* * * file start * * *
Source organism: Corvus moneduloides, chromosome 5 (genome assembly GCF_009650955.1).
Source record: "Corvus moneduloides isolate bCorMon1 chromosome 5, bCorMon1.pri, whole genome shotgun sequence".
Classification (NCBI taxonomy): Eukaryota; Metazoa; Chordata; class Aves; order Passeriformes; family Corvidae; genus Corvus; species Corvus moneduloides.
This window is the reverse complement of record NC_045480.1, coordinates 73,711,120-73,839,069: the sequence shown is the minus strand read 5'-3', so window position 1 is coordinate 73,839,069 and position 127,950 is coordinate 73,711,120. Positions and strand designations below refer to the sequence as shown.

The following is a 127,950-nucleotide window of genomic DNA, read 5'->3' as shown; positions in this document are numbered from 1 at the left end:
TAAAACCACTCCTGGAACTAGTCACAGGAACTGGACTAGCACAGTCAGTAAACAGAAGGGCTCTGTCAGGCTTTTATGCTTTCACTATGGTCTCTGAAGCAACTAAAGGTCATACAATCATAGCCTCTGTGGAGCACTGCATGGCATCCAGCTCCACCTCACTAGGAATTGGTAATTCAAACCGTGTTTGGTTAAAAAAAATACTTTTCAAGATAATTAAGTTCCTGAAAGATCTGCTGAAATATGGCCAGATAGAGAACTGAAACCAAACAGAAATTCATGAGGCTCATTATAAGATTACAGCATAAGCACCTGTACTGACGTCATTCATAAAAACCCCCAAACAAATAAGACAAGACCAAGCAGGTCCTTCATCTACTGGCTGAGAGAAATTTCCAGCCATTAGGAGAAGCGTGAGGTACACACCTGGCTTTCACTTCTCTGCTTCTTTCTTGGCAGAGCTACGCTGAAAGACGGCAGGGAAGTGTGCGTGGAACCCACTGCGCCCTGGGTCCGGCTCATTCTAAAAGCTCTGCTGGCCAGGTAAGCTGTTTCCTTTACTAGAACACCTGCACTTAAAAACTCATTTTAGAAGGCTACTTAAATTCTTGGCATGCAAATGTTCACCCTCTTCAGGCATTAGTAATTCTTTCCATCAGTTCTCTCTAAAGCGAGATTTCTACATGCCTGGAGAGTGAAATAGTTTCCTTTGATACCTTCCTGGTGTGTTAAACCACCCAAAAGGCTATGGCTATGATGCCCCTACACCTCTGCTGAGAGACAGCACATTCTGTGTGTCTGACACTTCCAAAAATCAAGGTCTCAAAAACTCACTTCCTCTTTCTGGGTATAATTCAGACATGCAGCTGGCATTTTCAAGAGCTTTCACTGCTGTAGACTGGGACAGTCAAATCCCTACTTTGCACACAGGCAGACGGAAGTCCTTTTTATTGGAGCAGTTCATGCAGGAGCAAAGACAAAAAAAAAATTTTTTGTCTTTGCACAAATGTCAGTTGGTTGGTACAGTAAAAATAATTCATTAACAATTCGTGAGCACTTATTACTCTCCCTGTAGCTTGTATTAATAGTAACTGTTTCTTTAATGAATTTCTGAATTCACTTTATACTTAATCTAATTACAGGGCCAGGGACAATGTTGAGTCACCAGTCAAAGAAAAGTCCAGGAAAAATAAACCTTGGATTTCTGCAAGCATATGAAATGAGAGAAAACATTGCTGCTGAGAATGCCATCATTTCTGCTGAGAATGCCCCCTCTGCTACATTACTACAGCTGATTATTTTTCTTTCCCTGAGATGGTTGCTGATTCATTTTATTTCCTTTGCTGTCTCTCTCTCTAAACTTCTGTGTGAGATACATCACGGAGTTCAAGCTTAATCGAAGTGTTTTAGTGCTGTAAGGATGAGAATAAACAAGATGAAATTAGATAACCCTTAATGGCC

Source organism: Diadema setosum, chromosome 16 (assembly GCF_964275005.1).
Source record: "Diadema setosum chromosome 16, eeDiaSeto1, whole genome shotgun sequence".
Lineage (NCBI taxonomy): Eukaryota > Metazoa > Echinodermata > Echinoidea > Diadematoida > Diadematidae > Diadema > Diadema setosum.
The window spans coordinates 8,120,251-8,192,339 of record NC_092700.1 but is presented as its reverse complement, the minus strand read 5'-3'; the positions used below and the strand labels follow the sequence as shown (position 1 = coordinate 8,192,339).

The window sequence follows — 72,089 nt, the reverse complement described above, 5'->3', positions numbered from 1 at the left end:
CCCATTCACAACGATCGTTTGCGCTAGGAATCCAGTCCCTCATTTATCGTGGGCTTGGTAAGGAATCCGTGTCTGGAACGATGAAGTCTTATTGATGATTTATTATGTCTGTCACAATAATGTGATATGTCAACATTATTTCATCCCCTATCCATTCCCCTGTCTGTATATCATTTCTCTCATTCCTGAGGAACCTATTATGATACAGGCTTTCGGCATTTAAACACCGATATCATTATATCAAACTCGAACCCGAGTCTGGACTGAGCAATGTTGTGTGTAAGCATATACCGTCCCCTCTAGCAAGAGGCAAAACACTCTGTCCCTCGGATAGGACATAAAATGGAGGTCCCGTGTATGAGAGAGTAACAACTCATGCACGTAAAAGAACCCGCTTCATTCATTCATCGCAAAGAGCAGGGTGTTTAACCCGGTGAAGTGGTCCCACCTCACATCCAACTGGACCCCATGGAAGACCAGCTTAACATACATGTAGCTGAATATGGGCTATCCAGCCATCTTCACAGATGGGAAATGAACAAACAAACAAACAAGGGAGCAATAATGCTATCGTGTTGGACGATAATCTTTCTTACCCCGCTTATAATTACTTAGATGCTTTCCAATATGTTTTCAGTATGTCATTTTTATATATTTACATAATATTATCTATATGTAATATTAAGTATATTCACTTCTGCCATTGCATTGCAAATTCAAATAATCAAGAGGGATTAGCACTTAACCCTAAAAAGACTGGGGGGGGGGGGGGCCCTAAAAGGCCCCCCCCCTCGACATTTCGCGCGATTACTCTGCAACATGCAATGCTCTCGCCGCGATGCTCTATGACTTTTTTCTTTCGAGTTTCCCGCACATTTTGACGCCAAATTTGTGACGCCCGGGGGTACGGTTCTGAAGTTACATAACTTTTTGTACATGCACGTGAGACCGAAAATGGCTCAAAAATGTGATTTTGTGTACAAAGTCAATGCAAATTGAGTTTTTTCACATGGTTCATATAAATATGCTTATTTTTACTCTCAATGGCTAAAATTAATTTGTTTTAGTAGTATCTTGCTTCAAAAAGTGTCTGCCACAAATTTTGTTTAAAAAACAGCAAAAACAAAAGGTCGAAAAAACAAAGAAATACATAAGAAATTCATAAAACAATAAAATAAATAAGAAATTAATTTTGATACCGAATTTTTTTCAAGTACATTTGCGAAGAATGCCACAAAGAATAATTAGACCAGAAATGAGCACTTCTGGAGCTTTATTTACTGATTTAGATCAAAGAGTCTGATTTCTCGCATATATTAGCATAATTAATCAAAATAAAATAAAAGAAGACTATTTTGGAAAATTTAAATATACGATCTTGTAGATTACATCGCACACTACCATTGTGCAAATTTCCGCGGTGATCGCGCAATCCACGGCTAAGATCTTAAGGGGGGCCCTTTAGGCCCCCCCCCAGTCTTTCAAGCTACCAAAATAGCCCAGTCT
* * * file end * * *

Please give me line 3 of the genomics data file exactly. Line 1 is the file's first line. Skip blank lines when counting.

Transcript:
Classification (NCBI taxonomy): Eukaryota; Metazoa; Chordata; class Aves; order Passeriformes; family Corvidae; genus Corvus; species Corvus moneduloides.